Lack of trauma care remains the single most critical issue facing our state.
The hard reality is that Georgia still needs a dedicated revenue stream to upgrade and expand its trauma center network. Thirty-three states have found ways to permanently fund trauma care, but our state lags behind.
Here are some facts:
• Georgia has 150 acute-care hospitals, but it has only 15 designated trauma care centers.
• More than 1 million Georgians live at least 50 miles from a Level 1 trauma center, the kind that handles the most serious cases. That distance makes it virtually impossible to get them to such a facility within the “golden hour” — the period after a major trauma when emergency responders have the greatest chance to save a life. Many Georgians commute through areas that are similarly remote from lifesaving facilities.
• In metro Atlanta, there’s one fatality in every 339 accidents. In rural Georgia, it’s one fatality in every 74 accidents. (Georgia defines a rural county as having a population of 35,000 or less, and 108 of the state’s 159 counties are in that category.)
In the 2010 legislative session, the General Assembly came together over the need to fund trauma services. It passed Senate Resolution 277, which asked voters to change the Georgia Constitution by adding $10 to each vehicle registration fee. If the initiative had passed, the new fee would have provided approximately $80 million annually for trauma care.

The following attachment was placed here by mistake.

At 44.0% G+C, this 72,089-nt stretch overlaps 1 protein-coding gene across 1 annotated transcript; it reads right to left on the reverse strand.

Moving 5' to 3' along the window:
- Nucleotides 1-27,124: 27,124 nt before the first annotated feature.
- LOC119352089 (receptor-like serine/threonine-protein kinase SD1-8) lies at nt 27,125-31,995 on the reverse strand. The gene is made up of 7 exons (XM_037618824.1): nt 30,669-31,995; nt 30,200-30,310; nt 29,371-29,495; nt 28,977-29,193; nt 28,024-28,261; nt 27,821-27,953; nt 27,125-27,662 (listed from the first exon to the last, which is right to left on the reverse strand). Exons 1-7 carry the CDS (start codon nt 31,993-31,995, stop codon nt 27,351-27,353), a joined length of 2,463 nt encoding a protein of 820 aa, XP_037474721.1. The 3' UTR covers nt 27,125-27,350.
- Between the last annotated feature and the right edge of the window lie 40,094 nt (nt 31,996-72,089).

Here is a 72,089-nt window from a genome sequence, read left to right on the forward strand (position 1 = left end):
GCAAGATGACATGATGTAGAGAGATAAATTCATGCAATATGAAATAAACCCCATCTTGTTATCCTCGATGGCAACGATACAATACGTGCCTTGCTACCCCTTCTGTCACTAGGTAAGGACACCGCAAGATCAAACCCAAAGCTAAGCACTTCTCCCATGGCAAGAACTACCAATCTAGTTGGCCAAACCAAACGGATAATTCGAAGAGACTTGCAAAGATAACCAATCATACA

Sadly, the initiative was defeated, with only 47 percent of voters supporting it. The momentum to do something about trauma care was temporarily lost.
In the 2011 session, Sen. Greg Goggans (R-Douglas) introduced SR 140, which would dedicate funds for trauma care from existing tag fees already paid to the state. Because of Georgia’s $1.5 billion shortfall at the time, Sen. Goggans said he would wait until January 2012 to push the measure, if revenues increased.
That time has arrived, the economic outlook has improved in Georgia, and SR 140 deserves immediate consideration.
Along with Sen. Goggans, there have been countless champions for more trauma care funding, and they all should be commended for their passion and commitment. From the business community to elected officials, to those on the front lines keeping people alive, these fine individuals have done their part.
To those united in their passion for improving health care in rural counties, I want to say, “Thank you.”
I would also ask our citizens to be aware of how critical this issue is to our state. Expanding trauma care for all Georgians will save lives, and we should not wait any longer.
Matt Caseman is executive director of the Georgia Rural Health Association, a nonprofit network of health care providers, educators, and individuals united in a commitment to improve the health and health care services of rural Georgians.
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